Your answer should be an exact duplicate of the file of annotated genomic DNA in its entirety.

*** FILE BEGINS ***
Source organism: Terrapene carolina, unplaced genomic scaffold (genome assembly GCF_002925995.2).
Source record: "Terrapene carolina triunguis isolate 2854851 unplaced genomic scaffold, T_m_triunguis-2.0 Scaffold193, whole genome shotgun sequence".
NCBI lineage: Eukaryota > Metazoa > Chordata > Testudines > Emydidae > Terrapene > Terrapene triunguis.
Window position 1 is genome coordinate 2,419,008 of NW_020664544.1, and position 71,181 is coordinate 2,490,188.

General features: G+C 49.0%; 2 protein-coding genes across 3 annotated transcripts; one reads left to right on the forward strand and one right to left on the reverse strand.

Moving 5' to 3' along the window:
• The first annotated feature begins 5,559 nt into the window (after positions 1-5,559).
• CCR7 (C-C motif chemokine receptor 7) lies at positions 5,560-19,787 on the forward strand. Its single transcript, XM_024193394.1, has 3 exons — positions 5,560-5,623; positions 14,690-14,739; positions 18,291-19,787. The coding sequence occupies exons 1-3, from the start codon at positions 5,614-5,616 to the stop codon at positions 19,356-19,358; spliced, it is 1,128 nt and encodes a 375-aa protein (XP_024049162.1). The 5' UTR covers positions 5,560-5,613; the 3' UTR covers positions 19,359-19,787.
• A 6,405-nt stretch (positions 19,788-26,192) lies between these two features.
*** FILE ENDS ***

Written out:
Source organism: Terrapene carolina, unplaced genomic scaffold (genome assembly GCF_002925995.2).
Source record: "Terrapene carolina triunguis isolate 2854851 unplaced genomic scaffold, T_m_triunguis-2.0 Scaffold193, whole genome shotgun sequence".
NCBI lineage: Eukaryota > Metazoa > Chordata > Testudines > Emydidae > Terrapene > Terrapene triunguis.
Window position 1 is genome coordinate 2,419,008 of NW_020664544.1, and position 71,181 is coordinate 2,490,188.

General features: G+C 49.0%; 2 protein-coding genes across 3 annotated transcripts; one reads left to right on the forward strand and one right to left on the reverse strand.

Moving 5' to 3' along the window:
• The first annotated feature begins 5,559 nt into the window (after positions 1-5,559).
• CCR7 (C-C motif chemokine receptor 7) lies at positions 5,560-19,787 on the forward strand. Its single transcript, XM_024193394.1, has 3 exons — positions 5,560-5,623; positions 14,690-14,739; positions 18,291-19,787. The coding sequence occupies exons 1-3, from the start codon at positions 5,614-5,616 to the stop codon at positions 19,356-19,358; spliced, it is 1,128 nt and encodes a 375-aa protein (XP_024049162.1). The 5' UTR covers positions 5,560-5,613; the 3' UTR covers positions 19,359-19,787.
• A 6,405-nt stretch (positions 19,788-26,192) lies between these two features.